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MODERN LAWYERSFOR CHANGING TIMES 'a City firm in a non-City location' - Legal 500


Lewis Nedas Law appointed to the Office Essential Network as Specialist Employment Lawyers in North London

office essentialOur employment lawyers have joined the Office Essential Network, which is a specialist Organization aimed at assisting young 'start - up' businesses, who require early, clear, immediate and focused advice on employment issues and contracts.

Happily, here in Camden we are surrounded by many young businesses and creative entrepreneurs and as a result, have an established client base and enormous experience in this area.

We understand that during the early days of a business, when it needs the most support, that money can be an issue, which is why we offer a variety of cost effective fee packages which are competitive and terrific value for money.

It pays to ensure that you receive the best advice in this difficult (and potentially contentious) area of law.

Contact us on 0207 387 2032 or fill out our online enquire form, here.

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London Property Market - A Real Opportunity for European Buyers

housing squareThe majority decision of the British electorate on 23 June 2016 to leave the European Union heralds a new dawn in the property market.

The uncertainty created by ‘Brexit’ has created new pricing opportunities for buyers who may otherwise have been unable to afford their first property purchase and encouraged overseas buyers, attracted by the cheaper pound, to purchase an array of properties at the higher end of the market.

Moreover, those clients who are selling their main residence and buying a new one, are now exercising greater flexibility in their pricing strategy. By accepting in some cases a lower price on their sale and successfully negotiating a larger discount on their related purchase.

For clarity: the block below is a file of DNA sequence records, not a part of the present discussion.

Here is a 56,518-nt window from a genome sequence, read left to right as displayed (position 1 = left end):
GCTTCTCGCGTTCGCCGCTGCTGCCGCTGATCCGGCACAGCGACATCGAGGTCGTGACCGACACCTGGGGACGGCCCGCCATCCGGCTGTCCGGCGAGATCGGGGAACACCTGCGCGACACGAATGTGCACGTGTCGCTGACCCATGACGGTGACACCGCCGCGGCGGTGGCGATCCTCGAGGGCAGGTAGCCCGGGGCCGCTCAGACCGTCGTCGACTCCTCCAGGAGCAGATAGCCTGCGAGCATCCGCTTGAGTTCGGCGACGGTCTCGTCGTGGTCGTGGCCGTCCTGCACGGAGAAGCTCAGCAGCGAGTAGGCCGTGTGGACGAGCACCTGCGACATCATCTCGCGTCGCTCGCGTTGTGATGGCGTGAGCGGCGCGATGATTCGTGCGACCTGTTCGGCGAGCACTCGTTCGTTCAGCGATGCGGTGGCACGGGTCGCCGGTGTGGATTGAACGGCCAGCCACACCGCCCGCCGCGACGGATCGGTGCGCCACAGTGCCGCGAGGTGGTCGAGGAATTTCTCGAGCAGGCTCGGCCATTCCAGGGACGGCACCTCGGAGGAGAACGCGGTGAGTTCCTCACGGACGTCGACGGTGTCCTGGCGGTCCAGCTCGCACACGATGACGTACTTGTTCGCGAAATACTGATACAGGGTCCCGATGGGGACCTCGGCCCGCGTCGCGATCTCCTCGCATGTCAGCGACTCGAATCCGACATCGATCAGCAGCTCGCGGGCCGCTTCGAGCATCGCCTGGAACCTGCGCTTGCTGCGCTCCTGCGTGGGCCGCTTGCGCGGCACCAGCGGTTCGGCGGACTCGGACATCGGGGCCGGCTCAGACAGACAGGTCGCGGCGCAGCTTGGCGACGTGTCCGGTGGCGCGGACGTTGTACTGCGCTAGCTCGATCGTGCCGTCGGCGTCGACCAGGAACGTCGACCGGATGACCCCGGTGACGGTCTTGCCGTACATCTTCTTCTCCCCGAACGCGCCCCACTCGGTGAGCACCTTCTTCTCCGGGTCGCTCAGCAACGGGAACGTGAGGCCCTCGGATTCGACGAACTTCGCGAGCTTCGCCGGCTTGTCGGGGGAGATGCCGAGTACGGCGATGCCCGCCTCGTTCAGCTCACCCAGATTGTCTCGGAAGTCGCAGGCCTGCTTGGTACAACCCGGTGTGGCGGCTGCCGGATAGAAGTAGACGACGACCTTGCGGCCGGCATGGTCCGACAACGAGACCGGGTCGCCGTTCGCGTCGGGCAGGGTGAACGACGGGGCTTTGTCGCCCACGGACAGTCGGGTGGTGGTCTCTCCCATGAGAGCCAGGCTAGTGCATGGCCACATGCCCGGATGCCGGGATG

The British Government as well as the Bank of England have also issued important and decisive policy announcements to embolden the country’s economy in today’s new era. Macro-economic policy changes include the Chancellor’s recent statement that he intends to lower the rate of Corporation Tax to under 15%. Mark Carney, the Governor of the Bank of England, has also stated that the Bank will step up its monetary measures to increase overall levels of confidence in the nation’s economy. Parts of the British press also believe that Mr Carney has already signalled his intention to lower in the near future, perhaps by this August, the benchmark rate of interest from 0.5% to 0.25%.

At Lewis Nedas Law, we as a team of property professionals are geared up for this new frontier in transactions- as we offer a Partner led group of conveyancers who can act quickly to achieve your objectives.

We also act for overseas clients from a range of countries including France, Spain, Italy and beyond- who require a more hands-on approach and greater level of advice during the course of their transactions.

To our prospective French speaking clients, we say: Nous vous invitons à considérer notre cabinet d'avocats. Nous offrons un service amical et un prix compétitif.

To our prospective Italian clients, we say: Vi invitiamo a prendere in considerazione il nostro studio legale. Offriamo un servizio amichevole e prezzi competitivi.

To our prospective Spanish clients, we say: Damos la bienvenida a considerar nuestro bufete de abogados. Ofrecemos un servicio amable y un precio competitivo.

And to one and all, we say: Welcome to Lewis Nedas, where we offer a friendly and competetively priced service on a range of property transactions.


If you are about to embark on a property transaction, please call Richard Greenby, Senior Associate  in our Property Dept on 0207 691 4560 for a free quote, or complete our online enquiry form here.